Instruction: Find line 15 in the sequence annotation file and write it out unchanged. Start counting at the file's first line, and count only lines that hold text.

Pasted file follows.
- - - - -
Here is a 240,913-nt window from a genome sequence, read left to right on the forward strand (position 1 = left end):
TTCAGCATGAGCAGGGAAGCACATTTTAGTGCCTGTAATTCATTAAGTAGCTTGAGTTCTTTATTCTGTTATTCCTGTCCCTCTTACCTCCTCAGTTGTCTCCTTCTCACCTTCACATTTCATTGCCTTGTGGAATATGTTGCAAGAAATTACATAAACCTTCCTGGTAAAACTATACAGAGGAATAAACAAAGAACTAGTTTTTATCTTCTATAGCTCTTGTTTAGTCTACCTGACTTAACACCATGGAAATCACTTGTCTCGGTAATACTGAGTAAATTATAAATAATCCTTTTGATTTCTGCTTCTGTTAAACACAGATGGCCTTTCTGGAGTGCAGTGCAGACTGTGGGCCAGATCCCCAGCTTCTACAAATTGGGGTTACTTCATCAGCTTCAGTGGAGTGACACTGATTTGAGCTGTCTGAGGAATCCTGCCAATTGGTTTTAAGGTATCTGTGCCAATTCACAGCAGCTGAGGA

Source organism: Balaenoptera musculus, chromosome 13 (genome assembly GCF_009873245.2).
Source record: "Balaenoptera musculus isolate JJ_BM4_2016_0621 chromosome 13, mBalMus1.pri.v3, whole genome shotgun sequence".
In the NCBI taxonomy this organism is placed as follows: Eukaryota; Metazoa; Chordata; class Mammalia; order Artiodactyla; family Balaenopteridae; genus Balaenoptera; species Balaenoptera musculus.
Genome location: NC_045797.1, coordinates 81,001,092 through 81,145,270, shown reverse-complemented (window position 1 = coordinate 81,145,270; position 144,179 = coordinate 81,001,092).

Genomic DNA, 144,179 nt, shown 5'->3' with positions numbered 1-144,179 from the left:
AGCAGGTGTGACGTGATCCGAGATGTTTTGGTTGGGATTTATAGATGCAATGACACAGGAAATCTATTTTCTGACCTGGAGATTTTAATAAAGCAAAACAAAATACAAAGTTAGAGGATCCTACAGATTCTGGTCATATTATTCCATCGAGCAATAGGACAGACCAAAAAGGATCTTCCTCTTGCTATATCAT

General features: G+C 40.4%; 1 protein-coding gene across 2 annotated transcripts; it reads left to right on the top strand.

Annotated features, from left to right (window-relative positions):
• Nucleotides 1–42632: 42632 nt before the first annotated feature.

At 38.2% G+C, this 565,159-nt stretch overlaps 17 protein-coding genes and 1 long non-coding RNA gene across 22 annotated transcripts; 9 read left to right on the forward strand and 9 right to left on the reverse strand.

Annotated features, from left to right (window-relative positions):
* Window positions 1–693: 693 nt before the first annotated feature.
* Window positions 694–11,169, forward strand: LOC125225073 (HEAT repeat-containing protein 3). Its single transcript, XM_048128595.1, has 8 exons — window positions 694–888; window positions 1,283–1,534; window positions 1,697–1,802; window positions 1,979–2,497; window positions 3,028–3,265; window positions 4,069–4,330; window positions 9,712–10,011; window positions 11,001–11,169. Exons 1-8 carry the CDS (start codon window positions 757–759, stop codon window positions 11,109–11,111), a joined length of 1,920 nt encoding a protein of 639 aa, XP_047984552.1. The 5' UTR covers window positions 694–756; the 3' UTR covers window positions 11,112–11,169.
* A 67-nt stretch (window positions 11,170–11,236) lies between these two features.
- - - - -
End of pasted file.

* Window positions 694–11,169, forward strand: LOC125225073 (HEAT repeat-containing protein 3). Its single transcript, XM_048128595.1, has 8 exons — window positions 694–888; window positions 1,283–1,534; window positions 1,697–1,802; window positions 1,979–2,497; window positions 3,028–3,265; window positions 4,069–4,330; window positions 9,712–10,011; window positions 11,001–11,169. Exons 1-8 carry the CDS (start codon window positions 757–759, stop codon window positions 11,109–11,111), a joined length of 1,920 nt encoding a protein of 639 aa, XP_047984552.1. The 5' UTR covers window positions 694–756; the 3' UTR covers window positions 11,112–11,169.